I admit it: I engaged in a guilty pleasure over the chag. Whenever I spoke with someone in the States, I would ask them how they enjoyed their "three day Yom Tov", with no small amount of glee in my voice. To me (and I'm sure most of you), three day Yom Tov's never seemed to end. It just felt like an endless cycle of shul, eat, sleep, shul, eat, sleep -- and then getting up and doing it all over again. I don't think that it's possible to miss a three-day Yom Tov.
I also didn't miss a second Seder. I will grant that at times the second Seder went better than the first; after all, you've had a chance to sleep during the afternoon of the first day, so you can actually keep your head up on the second night. (This year I just didn't have a chance to rest before Pesach. Combining that fact with the four full cups of wine this year - no grape juice - and getting through Nirtzah was a minor miracle.) Still, the second Seder always had a deja-vu kind of feeling to me. Wasn't I redeemed last night? Why then am I a slave all over again?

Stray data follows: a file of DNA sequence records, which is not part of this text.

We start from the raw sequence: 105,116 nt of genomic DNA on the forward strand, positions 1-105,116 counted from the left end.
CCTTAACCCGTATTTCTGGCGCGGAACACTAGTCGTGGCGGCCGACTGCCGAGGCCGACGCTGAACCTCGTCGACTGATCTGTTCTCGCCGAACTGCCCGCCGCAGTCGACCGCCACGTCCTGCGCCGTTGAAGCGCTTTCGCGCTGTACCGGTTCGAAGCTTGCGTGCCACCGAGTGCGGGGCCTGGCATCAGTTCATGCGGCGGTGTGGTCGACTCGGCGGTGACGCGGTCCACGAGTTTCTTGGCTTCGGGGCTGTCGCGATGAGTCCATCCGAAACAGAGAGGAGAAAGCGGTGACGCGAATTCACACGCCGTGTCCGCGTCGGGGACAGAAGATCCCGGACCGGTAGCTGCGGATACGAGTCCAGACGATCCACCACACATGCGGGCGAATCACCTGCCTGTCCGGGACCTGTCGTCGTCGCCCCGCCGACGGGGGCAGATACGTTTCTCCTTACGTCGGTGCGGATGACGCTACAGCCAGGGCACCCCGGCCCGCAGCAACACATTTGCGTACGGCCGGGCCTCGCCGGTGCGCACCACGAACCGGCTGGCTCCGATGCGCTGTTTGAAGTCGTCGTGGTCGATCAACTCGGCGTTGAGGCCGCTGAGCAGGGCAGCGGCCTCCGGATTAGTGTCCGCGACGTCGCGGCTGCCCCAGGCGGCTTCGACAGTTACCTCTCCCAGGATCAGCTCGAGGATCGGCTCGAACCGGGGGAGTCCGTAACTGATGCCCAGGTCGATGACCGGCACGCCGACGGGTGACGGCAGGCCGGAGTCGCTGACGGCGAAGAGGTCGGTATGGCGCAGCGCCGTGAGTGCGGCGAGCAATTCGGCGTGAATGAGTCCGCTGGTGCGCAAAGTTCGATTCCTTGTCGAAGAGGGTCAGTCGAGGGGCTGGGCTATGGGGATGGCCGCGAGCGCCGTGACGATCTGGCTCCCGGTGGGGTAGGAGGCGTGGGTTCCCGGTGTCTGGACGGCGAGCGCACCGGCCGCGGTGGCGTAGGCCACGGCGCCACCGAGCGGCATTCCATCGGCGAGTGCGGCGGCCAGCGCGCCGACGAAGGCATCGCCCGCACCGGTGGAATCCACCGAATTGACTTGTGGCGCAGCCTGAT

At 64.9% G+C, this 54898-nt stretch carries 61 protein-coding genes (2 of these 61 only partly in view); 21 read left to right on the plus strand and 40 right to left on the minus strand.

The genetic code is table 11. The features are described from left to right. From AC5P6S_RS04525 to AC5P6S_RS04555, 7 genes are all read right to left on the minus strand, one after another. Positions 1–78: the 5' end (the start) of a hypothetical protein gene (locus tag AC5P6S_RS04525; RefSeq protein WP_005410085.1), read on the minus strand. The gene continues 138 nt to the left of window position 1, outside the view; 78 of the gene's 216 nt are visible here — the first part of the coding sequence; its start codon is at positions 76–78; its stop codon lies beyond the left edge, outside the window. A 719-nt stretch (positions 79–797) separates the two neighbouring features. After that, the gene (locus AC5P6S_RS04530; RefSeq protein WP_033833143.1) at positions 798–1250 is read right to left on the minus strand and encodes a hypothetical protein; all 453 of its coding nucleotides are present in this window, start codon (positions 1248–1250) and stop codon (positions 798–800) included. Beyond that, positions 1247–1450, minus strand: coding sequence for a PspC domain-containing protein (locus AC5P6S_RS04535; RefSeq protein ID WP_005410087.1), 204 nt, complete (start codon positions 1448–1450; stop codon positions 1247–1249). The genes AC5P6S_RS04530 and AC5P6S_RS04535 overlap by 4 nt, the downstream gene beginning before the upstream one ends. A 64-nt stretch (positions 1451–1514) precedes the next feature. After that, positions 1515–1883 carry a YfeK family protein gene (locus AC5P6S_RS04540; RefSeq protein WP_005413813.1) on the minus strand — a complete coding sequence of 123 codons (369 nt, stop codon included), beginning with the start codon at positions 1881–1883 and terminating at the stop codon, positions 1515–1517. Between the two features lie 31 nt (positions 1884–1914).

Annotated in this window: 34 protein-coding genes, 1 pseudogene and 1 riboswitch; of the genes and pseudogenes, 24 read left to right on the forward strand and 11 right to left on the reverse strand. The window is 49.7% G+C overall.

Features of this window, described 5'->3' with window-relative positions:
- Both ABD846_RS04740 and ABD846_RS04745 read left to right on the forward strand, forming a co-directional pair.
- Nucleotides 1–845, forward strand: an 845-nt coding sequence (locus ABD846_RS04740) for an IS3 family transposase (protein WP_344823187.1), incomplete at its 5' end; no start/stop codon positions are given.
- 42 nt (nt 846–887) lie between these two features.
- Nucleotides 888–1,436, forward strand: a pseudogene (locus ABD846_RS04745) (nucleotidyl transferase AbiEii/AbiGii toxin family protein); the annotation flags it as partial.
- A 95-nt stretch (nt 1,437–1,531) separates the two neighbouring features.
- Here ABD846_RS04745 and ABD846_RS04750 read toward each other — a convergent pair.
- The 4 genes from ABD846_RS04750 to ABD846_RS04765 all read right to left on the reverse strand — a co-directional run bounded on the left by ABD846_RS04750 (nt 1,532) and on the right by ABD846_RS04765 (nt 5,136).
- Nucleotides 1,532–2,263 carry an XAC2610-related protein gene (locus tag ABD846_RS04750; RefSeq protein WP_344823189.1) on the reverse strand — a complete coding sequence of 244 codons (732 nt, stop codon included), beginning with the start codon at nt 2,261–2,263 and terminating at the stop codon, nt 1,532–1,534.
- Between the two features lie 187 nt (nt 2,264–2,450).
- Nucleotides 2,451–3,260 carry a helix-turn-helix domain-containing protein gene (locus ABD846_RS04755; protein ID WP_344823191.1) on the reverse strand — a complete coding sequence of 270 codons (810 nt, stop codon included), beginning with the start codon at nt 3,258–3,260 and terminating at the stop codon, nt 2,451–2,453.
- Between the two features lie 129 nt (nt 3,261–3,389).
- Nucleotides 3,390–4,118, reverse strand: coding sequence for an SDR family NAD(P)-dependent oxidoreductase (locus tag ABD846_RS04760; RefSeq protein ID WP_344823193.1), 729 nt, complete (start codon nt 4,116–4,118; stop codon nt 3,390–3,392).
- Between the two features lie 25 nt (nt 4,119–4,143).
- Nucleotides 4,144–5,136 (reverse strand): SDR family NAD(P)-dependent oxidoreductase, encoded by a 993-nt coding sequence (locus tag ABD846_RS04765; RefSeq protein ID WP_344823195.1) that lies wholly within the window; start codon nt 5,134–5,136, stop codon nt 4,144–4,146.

Still, the seven-day Yom Tov ended rather abruptly. It seemed strange - and just shorter than we were used to. And although it was so much work, Pesach's exit brought with it a sense of melancholy: did I experience redemption? How so? What will the coming year bring? After all the preparation and build-up, blessing the sun and kashering and cleaning the house, Pesach seemed to end not with a bang, but with a whimper.
Maybe an eighth day would have softened the landing.